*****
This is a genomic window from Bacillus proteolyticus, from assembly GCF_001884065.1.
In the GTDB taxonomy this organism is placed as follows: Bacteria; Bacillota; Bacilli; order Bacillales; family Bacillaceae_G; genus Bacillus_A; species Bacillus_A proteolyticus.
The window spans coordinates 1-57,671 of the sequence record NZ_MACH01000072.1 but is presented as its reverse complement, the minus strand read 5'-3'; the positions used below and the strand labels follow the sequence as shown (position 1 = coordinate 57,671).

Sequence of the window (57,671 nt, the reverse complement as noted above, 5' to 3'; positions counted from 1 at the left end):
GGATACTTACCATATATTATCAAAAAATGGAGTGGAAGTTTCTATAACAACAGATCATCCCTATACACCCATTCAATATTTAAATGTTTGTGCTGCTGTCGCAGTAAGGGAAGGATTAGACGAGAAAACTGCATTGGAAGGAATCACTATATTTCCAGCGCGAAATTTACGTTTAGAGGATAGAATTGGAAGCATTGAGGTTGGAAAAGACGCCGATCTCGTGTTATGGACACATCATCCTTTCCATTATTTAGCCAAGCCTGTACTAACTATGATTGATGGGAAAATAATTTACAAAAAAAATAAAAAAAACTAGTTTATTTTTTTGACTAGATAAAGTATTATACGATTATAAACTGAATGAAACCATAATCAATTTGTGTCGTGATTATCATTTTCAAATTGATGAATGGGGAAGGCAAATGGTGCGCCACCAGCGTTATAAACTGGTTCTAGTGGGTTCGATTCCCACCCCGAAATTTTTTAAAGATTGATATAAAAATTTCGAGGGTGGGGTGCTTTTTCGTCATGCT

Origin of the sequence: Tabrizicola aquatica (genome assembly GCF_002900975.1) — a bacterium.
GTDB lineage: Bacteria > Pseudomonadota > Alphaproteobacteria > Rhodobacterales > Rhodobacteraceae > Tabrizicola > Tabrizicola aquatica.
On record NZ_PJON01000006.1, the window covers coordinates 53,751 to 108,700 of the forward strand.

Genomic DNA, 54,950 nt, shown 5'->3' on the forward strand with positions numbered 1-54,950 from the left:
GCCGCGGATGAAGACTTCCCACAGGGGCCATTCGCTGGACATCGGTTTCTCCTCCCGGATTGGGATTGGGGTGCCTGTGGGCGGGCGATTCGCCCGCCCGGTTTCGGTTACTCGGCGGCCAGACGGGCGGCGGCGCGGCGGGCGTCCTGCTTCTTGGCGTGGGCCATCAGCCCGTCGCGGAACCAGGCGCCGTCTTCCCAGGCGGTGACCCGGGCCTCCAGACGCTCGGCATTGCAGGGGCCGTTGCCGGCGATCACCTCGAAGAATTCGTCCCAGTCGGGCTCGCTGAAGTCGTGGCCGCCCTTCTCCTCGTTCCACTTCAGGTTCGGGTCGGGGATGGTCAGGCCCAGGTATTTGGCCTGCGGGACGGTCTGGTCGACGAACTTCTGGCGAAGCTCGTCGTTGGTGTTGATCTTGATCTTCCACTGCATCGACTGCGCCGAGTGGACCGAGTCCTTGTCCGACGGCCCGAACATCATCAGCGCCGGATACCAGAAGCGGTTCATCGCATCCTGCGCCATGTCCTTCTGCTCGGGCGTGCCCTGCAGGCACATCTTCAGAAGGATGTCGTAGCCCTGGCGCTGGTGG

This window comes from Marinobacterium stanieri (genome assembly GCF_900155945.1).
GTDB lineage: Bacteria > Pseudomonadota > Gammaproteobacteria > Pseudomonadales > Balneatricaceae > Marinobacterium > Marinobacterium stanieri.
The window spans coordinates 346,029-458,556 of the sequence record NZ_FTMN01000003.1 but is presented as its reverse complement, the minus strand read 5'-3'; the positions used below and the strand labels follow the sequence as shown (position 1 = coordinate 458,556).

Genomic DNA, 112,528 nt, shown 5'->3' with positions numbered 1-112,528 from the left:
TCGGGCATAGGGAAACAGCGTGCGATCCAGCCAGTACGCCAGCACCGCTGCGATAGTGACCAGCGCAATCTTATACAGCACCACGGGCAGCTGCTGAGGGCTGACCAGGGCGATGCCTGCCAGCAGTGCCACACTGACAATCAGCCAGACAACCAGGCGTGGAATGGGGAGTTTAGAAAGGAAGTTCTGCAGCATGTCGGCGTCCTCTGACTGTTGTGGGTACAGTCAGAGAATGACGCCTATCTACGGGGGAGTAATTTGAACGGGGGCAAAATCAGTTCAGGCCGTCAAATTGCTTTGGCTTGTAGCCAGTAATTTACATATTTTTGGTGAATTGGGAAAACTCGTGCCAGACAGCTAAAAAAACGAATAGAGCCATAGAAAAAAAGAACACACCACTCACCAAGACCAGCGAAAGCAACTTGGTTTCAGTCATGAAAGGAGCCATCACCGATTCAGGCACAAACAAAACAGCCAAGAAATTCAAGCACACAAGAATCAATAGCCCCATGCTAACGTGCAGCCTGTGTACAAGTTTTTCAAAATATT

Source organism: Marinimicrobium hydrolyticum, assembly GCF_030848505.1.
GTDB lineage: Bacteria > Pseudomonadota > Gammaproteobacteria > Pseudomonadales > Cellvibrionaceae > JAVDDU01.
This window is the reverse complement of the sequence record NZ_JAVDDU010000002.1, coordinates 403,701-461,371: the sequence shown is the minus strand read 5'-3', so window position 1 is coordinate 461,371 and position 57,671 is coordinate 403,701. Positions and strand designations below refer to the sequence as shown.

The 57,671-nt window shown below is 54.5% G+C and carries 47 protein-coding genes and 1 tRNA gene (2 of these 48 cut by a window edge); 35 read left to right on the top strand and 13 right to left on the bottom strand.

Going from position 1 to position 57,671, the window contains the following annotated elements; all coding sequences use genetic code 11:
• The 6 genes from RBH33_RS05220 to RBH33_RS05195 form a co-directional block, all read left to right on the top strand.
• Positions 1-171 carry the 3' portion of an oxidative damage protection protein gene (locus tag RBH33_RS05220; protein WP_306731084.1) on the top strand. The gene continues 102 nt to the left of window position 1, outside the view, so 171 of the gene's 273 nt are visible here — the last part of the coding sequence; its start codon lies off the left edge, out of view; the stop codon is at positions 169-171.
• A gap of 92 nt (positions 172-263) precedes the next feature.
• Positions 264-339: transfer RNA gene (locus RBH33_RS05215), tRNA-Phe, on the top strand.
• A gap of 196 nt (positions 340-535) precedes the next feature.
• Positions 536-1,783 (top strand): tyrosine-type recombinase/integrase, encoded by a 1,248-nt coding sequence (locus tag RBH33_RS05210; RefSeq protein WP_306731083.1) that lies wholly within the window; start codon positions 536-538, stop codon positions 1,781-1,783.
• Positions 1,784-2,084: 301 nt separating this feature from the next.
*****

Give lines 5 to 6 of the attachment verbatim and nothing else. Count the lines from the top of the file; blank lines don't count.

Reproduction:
GGATACTTACCATATATTATCAAAAAATGGAGTGGAAGTTTCTATAACAACAGATCATCCCTATACACCCATTCAATATTTAAATGTTTGTGCTGCTGTCGCAGTAAGGGAAGGATTAGACGAGAAAACTGCATTGGAAGGAATCACTATATTTCCAGCGCGAAATTTACGTTTAGAGGATAGAATTGGAAGCATTGAGGTTGGAAAAGACGCCGATCTCGTGTTATGGACACATCATCCTTTCCATTATTTAGCCAAGCCTGTACTAACTATGATTGATGGGAAAATAATTTACAAAAAAAATAAAAAAAACTAGTTTATTTTTTTGACTAGATAAAGTATTATACGATTATAAACTGAATGAAACCATAATCAATTTGTGTCGTGATTATCATTTTCAAATTGATGAATGGGGAAGGCAAATGGTGCGCCACCAGCGTTATAAACTGGTTCTAGTGGGTTCGATTCCCACCCCGAAATTTTTTAAAGATTGATATAAAAATTTCGAGGGTGGGGTGCTTTTTCGTCATGCT

Origin of the sequence: Tabrizicola aquatica (genome assembly GCF_002900975.1) — a bacterium.